The more things change the more things stay the same

Discussion in 'Irrigation' started by FIMCO-MEISTER, Jul 13, 2010.

  1. So I replace the glue cans with a torch. I'm betting those torch attachments with the auto start are the way to go. Can't imagine the time involved using a striker on every fitting. I have a rubber hammer that I used in some furniture repairs I may try as well.

    That green pipe came out of Hastings, NE. Felt and seemed every bit as durable as the black.

    Pretty much every system here is or was pulled. The soil is clay loam but compared to the gumbo in TX it digs like sandy loam.
     
  2. DanaMac

    DanaMac LawnSite Fanatic
    Posts: 13,156

    I was able to go to Hastings about 15 years ago and tour the Eagle pipe plant. Pretty sweet operation.
     
  3. Wet_Boots

    Wet_Boots LawnSite Fanatic
    Posts: 47,412

    a poly person's essential tool......


    [​IMG]
     
  4. DanaMac

    DanaMac LawnSite Fanatic
    Posts: 13,156

    Don't think I've ever used one with a striker. I think we have 5 of the trigger start units. I have one that is probably 12-15 years old, still hanging in there. Occasionally it won't ignite, so I carry a Bic in my soldering tool box.
     
  5. Waterlogged

    Waterlogged LawnSite Senior Member
    from Texas
    Posts: 581

    Fimco are you going to the dark side, follow the light man.:laugh: It's going to be interesting to see if your perspective changes on poly and manifolds. Enjoy the 80s the index is 107 here.:waving:
     
  6. Wet_Boots

    Wet_Boots LawnSite Fanatic
    Posts: 47,412

    Before Bernzomatic bought out the original Surefire company, the torch had a lifetime warranty, until the Surefire company realized what was happening to their products in the hands of the poly people.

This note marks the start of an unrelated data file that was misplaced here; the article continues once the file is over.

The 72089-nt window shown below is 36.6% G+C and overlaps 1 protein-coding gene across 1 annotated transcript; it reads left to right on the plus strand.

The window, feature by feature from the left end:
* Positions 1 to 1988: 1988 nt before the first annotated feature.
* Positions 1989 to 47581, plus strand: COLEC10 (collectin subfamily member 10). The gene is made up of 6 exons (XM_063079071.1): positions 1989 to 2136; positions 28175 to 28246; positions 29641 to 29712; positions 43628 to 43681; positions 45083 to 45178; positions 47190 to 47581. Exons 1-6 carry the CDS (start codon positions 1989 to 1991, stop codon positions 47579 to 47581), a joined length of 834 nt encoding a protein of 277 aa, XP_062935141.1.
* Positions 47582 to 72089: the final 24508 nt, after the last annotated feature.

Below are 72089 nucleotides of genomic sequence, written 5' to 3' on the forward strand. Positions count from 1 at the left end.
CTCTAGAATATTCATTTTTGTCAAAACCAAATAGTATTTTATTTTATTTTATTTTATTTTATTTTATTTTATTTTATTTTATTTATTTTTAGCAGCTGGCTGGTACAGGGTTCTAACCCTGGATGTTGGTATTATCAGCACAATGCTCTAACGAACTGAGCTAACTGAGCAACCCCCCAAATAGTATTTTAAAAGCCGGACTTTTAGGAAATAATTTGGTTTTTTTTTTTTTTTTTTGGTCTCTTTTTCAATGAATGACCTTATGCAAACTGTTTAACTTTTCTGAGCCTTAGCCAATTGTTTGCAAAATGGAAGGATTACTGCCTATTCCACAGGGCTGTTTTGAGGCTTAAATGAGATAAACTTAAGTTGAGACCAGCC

7. WalkGood

    WalkGood LawnSite Bronze Member
    Posts: 1,910

    Yup, the torch head that Boots showed. I use MAPP gas, same fuel I use for sweating Cu. Two seconds of heat in the end of the poly, fitting pops in with a little bit of friction.

    Forget the rubber mallet, flame is the way. Cannot hammer in a coupler or tee, inside a hole with limited length off the poly pipe exposed. Slide on clamps, flame applied, lift ends of poly on angle, pop in the fitting, push poly assembly to level/straight and the fitting is seated properly. Crimp the clamps.

    Flame also aids in dis-assembly of poly and also stubborn funny pipe connections.

    For some reason, I always double-clamp the poly to valve connections. For double clamps, rotate the clamps so that the crimped nubs are splayed 45 to 90* apart. But, try to leave the crimp nub facing upwards. This way if it needs to come off, you just grab the nub with the crimpers and twist back-n-forth. Out in the field, single clamp. Unless the connection is under some strain.
     
  8. Lotta rotors here. Mostly Maxi-paws so far. I will say this for poly. Since you have more play it's easier to reassemble stuff without the cut accuracy needed with pvc. Back to pre slipfix days though. To get the bow you need to dig a little more of a ditch. Instead of glue and primer stains you get tired hand from crimping. My hands were so tough from 30 years of sprinkler work that in spite of a 2 year break I didn't develop a single blister.
     
  9. Wet_Boots

    Wet_Boots LawnSite Fanatic
    Posts: 47,412

    I use regular propane, and save the MAPP gas for sweating copper. Just be sure you keep the torch moving, and never heat the poly to the point of its becoming shiny (near to melting)

    You can buy an Oetiker tool with longer handles, to ease the hand strain, if that troubles you.
     
  10. Thanks I'll get the right stuff. I have a mc tank but that would be a pain to lug around.
     

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